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• causing dysphagia (e.g. potassium
supplements, NSAIDs, bisphosphonates)
slowing gastric emptying or causing
constipation (e.g. anticholinergics,
cisplatin, ACE inhibitors,
In addition, drug-induced depression and
cognitive impairment may cause food
refusal, while a reduction in the dosage
of psychotropic medications may also
cause weight loss, possibly by unmasking
an underlying disorder such as anxiety
A recent interesting
case was described of a 78-year-old
woman with bipolar disorder who was
discontinued chronic lithium therapy
due to her age and increased risk factors
for renal injury.
she experienced markedly decreased
appetite secondary to a depressive
episode, and developed acute renal
failure, which subsequently progressed
to a more advanced stage of chronic
Management of weight loss in elderly
people should be directed at identifying
and treating underlying causes, and
providing nutritional support.
Consideration should be given to the
patient’s environment and interest
in and ability to eat food.
contributory factors such as poverty,
poor oral health, difficulty in chewing
or swallowing, bereavement and
unhappiness, should be targeted.
Educating older people about nutrition
is a useful way of preventing and
dealing with this problem.
professionals have an important role to
play. It is useful to involve a dietitian and
a social worker to assist with assessment
and management, particularly in cases
where an obvious organic cause has not
been identified. A physiotherapist may
help patients increase their amount of
exercise, to thereby stimulate appetite
and increase energy intake and retain
muscle mass.8 An accredited pharmacist
can perform a medication review –
medications that are not clearly required
and that may be contributing to the
weight loss should be discontinued or
appropriate alternatives considered.3
The role for specific nutritional
interventions targeted at increasing
caloric intake and improving weight
The use of oral nutritional
supplements, such as high-energy drinks,
as a means of reversing weight loss and
increasing food intake may sometimes,
but not always, reverse weight loss.
Counselling and encouraging patients
to consume supplements in addition to
their usual food intake rather than as a
replacement of that intake is essential.
Various drugs, including appetite-
stimulants, antidepressants and
anabolic-like agents (e.g. cyproheptadine,
mirtazapine and megestrol acetate), have
been used to improve appetite or promote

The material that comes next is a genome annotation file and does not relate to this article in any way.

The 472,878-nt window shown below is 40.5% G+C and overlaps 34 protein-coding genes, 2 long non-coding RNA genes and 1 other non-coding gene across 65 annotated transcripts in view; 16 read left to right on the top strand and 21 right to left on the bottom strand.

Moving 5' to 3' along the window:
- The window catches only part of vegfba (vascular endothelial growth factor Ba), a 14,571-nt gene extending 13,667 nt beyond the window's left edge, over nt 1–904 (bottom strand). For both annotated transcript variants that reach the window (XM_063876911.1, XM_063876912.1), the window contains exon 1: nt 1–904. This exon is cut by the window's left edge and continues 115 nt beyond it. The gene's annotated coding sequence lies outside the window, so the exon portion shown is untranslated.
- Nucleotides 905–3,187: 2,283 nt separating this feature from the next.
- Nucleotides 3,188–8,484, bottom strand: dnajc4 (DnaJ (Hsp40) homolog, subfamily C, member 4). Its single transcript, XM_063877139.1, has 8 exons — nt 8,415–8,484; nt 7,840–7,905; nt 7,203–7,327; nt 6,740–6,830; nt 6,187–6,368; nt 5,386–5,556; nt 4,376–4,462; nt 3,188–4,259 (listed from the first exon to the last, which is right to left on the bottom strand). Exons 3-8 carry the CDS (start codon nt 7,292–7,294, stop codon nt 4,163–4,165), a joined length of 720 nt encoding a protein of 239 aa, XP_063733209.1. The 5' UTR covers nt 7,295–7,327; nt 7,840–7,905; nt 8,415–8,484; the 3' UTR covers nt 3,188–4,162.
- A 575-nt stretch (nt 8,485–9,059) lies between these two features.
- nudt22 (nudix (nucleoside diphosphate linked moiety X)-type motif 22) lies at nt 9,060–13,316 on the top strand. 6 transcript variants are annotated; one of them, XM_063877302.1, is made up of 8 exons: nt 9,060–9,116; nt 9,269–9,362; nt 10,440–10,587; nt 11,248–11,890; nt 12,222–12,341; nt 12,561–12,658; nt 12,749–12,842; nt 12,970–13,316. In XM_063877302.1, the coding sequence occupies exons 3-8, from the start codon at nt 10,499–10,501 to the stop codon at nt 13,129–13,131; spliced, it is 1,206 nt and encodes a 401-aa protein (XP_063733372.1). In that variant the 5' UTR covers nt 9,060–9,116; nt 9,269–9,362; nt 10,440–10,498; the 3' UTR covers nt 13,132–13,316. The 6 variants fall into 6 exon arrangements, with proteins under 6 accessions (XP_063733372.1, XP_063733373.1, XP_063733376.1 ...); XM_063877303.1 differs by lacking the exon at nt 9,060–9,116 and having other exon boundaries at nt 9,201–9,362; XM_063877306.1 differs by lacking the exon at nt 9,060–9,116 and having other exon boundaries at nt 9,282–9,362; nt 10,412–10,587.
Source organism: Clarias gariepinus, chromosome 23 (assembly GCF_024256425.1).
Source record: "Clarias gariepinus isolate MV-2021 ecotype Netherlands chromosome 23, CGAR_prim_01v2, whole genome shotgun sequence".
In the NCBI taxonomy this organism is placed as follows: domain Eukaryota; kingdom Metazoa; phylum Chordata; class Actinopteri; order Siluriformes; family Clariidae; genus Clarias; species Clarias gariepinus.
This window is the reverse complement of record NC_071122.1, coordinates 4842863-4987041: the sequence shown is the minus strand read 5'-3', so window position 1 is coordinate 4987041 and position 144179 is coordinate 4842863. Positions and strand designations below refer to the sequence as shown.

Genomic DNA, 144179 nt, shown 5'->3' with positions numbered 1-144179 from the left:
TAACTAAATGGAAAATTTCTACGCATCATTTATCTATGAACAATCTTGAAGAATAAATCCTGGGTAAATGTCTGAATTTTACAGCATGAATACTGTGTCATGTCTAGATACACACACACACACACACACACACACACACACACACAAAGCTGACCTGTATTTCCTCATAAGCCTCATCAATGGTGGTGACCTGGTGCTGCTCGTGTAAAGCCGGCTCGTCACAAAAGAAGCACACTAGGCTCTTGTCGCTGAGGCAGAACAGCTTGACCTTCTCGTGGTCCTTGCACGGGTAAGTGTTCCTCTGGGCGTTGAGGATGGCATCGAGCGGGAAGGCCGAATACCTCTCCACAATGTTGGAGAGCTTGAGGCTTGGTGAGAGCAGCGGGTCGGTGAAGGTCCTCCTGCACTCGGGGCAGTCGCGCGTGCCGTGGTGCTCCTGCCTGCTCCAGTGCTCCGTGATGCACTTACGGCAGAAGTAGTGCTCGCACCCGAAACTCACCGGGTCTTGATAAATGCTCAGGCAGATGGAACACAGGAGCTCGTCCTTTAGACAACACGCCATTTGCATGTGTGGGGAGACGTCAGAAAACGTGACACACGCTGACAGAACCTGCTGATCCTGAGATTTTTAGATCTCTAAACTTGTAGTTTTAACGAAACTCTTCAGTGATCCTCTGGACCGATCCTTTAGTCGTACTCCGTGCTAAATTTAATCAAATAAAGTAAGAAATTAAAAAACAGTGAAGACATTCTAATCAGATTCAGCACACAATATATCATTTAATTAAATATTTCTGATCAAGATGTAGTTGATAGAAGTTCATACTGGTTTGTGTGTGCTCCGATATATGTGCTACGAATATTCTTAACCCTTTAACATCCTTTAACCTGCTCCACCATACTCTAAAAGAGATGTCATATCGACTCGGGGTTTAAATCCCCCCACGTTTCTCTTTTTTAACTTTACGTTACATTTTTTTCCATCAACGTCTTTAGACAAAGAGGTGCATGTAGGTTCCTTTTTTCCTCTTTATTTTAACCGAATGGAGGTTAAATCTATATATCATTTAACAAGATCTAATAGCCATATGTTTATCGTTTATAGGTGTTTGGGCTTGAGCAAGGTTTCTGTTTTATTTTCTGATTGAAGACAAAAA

weight gain in elderly individuals with
weight loss, but the evidence base is weak,
with very few randomised trials.3,8,14,17
Within aged care facilities, changes such
as providing favourite foods, increasing
food flavours, providing companionship at
mealtimes, and increasing staffing levels
and organising staff better to produce
higher quality feeding assistance during
mealtimes can be extremely beneficial.5
One study showed that elderly patients in
a hospital environment had higher food
intakes when they attended a dining room
every lunch time, compared with eating
alone at their bedside.
Returning to the unfortunate case of Mr JD,
there were possibly several risk factors for
complained that he was forgetful, and
so underlying dementia or depression
was possible. His medications may have
been implicated in developing anorexia
(e.g. digoxin toxicity or spironolactone),
particularly if he had significant renal
impairment. With decreasing oral intake,
dehydration is likely to worsen renal function
and propagate the downward spiral.
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14. Huffman GB. Evaluating and treating unintentional weight
loss in the elderly. Am Fam Physician 2002;65:640–50.
15. Peterson GM. Horrible tasting food may not be due to
poor cooking: drug-induced taste disorders. Aust Pharm
16. Okada A. Acute renal failure induced by markedly
decreased appetite secondary to a depressive episode after
discontinuation of long-term lithium therapy in an elderly
patient with bipolar disorder. BMJ Case Rep 2014. doi:
17. Fox CB, Treadway AK, Blaszczyk AT, Sleeper RB. Megestrol
acetate and mirtazapine for the treatment of unplanned
weight loss in the elderly. Pharmacotherapy 2009;29:383–97.
18. Wright L, Hickson M, Frost G. Eating together is important:
using a dining room in an acute elderly medical ward
increases energy intake. J Hum Nutr Diet 2006;19:23–6 .
Figure 1. The potential downhill spiral of weight loss in elderly people (adapted from1,12
intake and weight loss
Decline in protein
reserve of body
Reduced capacity to
meet the extra demand
of protein synthesis
during illness and injury
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